*= Not sure what’s going on here – short for “nos esta(mos)” I think…?
**=I’ve gone against my principles and written this the american way because british spelling and rap do not mix
***=Look, I’m sorry, I’m just the translator, don’t blame me
****=I think this must mean the hungarian footballer who died of a heart attack on the pitch – hence the reaction!
*****=Comer a tua dama means “eat your lady” but comer is also a slang word for “have sex”, so I probably could have translated it less literally than this. The other relevant piece of information here is that the game we call drafts is called Damas in portuguese, and when you take the opponents piece, the word for taking can be “capturar” or “comer” so he could be talking about playing draughts. but in this context, probaby not!
******I guess he means Lamborghini here but the fact it’s so close to “lamber” is setting my double entendre radar pinging)
*******faroeste = far west? I’ve never heard this before, but I googled faroeste and it does indeed bring up a load of wild west films dubbed into portuguese!
********=-I assume this is the same as the slang use of spit in english – spitting lyrics, spitting facts. He’s dissing your rap lyrics, basically
*********= Panenka… he’s a footballer apparently. Good at penalties. Google him, I can’t explain
**********=This is an expression that comes up sometimes in exercise books – it just means something like – “we just carry on as normal, no matter what happens or who complains”
***********= Maria Joao Abreu was an actress who had died a few months before the video was released, so you’re meant to think that the shocked reaction that follows is as a result of the extreme bad taste of what he’s just said.
Here’s a translation of “Que Mulher é Essa” by A Garota Não, because why not? I think it literally comes out as “What woman is that” but I’ll translate it as “Who’s that woman” because it sounds better in English.
Que mulher é essa /Who’s that woman Que eu vejo na telenovela /That I see in the soap opera? As mulheres à minha volta /The women around me Não se parecem nada com ela /Don’t look anything like her.
É só mulher sexy /It’s only a sexy woman Que desliza quando passa /Who glides by A coxa* não entra /No lame woman appears E se entra é pra dar graça /And if she does its only as comic relief.
Que mulher é essa /Who’s that woman Que eu vejo na publicidade /That I see in the ads Será que as feias /Do the ugly women Vivem todas na minha cidade /All live in my town?
Só mulher bonita /Only a beautiful woman Todas altas e esguias /All tall and slender E só entra a gorda /And the fat woman only shows up Para perder calorias /To go on a diet
A preta não entra /The black woman doesn’t appear A baixa não entra, não /The short woman doesn’t, no A velha não entra /The old woman doesn’t appear A torta não entra, não /The disabled** woman doesn’t appear, no Quanto talento gasto em vão /How much talent is wasted?
Que mulher é essa /Who’s that woman Que desfila lá na passarela /That parades up there on the catwalk Nunca há-de entrar na moda / It will never be fashionable O pé descalço da Gabriela /To have bare feet like Gabriela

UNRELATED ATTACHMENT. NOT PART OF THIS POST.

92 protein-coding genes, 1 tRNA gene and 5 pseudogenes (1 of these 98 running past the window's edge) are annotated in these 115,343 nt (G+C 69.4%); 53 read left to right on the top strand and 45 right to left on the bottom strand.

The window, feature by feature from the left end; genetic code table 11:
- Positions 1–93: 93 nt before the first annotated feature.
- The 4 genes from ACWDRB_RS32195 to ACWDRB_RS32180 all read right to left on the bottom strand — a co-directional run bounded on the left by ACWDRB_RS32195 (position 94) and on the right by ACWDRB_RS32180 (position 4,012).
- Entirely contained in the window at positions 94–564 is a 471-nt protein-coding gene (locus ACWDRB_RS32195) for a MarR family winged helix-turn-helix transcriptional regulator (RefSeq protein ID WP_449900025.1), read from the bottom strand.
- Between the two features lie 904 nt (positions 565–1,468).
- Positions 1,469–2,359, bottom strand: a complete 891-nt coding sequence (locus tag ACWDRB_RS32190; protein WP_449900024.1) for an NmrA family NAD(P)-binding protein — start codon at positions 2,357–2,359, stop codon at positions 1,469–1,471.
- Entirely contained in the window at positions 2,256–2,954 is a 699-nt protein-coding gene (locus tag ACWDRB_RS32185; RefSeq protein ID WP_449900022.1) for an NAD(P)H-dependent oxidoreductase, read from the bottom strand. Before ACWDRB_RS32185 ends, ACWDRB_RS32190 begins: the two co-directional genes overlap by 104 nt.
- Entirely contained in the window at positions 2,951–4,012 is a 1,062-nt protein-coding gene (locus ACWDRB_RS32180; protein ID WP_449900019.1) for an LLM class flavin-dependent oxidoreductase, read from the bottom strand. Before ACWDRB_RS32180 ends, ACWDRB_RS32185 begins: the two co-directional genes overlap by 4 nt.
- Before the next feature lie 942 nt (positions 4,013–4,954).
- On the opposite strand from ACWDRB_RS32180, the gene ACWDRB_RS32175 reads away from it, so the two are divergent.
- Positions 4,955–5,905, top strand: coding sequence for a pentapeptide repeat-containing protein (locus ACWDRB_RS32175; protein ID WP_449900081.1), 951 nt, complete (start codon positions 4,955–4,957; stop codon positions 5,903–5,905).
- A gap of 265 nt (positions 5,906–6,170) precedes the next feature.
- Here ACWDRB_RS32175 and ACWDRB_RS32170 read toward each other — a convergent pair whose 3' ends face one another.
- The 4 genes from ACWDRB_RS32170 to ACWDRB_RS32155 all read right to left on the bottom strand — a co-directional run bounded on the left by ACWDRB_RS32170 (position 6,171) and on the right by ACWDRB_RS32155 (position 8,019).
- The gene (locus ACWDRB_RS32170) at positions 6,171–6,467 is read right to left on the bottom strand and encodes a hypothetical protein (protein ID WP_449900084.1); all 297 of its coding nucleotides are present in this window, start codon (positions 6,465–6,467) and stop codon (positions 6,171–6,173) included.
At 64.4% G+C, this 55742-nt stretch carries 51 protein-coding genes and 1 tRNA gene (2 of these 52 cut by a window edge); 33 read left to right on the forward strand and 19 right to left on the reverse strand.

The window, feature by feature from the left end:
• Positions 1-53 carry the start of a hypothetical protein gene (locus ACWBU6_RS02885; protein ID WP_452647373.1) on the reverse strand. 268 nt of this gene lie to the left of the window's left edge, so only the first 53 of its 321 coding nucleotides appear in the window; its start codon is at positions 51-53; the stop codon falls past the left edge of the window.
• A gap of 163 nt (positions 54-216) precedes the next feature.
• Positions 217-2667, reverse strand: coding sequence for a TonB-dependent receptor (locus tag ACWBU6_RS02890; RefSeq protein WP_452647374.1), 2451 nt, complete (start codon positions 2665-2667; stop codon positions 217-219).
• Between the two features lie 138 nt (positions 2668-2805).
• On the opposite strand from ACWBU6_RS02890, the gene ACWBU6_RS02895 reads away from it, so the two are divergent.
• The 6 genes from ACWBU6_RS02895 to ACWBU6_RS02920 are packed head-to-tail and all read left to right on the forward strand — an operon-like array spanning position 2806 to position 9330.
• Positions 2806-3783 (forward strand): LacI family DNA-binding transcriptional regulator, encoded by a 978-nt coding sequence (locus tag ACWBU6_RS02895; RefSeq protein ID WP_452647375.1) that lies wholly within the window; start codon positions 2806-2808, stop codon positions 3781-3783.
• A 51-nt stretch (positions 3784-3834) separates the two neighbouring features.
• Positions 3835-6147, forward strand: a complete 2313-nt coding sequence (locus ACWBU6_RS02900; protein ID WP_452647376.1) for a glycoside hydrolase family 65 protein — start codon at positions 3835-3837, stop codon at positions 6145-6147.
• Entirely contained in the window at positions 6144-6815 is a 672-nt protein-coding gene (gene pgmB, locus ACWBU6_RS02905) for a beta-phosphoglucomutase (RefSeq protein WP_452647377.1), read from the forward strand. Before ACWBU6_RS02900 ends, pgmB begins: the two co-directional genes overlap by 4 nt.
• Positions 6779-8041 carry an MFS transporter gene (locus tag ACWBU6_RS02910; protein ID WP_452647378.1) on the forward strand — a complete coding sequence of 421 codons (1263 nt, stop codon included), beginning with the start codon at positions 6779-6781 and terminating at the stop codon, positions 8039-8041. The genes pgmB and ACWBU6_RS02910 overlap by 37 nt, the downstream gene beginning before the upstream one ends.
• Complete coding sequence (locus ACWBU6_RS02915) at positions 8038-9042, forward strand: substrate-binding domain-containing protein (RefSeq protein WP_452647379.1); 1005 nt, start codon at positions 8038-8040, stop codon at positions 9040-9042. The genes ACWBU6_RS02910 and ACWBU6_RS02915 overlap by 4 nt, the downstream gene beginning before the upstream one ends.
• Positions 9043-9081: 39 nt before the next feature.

Só mulher com estilo /Only a woman with style Com glamour e muito brilho /With glamour and lots of polish Toda a roupa assenta /Whose clothes all fit Só à gente é um sarilho /We’re the only ones with problems
Que mulher é essa /Who’s that woman Que aparece tanto na revista /Who’s in the magazines so often Três folhas só de fotos /Three pages of nothing but photos E um cantinho de entrevista /And a tiny corner for the interview
E o que é que importa..? /And what does it matter? Quem quer saber do que fala? /Who wants to know what she talks about? Muito mais importa /It’s much more important Que vestido leva à gala… /What dress she wears to the gala.
A preta não entra /The black woman doesn’t appear A baixa não entra, não /The short woman doesn’t, no A velha não entra /The old woman doesn’t appear A torta não entra, não /The disabled** woman doesn’t appear, no Quanto talento gasto em vão /How much talent is wasted?
*Coxa usually means thigh but I think the sense here is the feminine form of “coxo”, which is defined as “pessoa que coxeia” – a person who limps. So I have opted for “a lame woman” which I hope is what she meant!
**Torta, in this context, is a bit confusing. It means twisted or bent, and priberam gives a few informal meanings including rowdy, cross-eyed, disloyal. I’ve also seen twisted in the sense of having a crooked face after local anaesthetic at the dentist, so possibly someone with an asymmetrical or disfigured face…? I originally published this with the translation as “twisted” but I’ve edited it subsequently because some people I spoke to on reddit indicated that we’re supposed to picture someone whose bones are deformed in some way and who essentially has some form of physical disability or impairment.
Netflix announced another Portuguese series had gone into production a couple of weeks ago. That will bring the number of specifically European Portuguese offerings to a measly three, but it’s a good sign that they are following up the success of Glória and I’m hoping for more to come. The name of the show is “Rabo de Peixe” (Fishtail) and its set in the Açores. Here’s the teaser trailer below.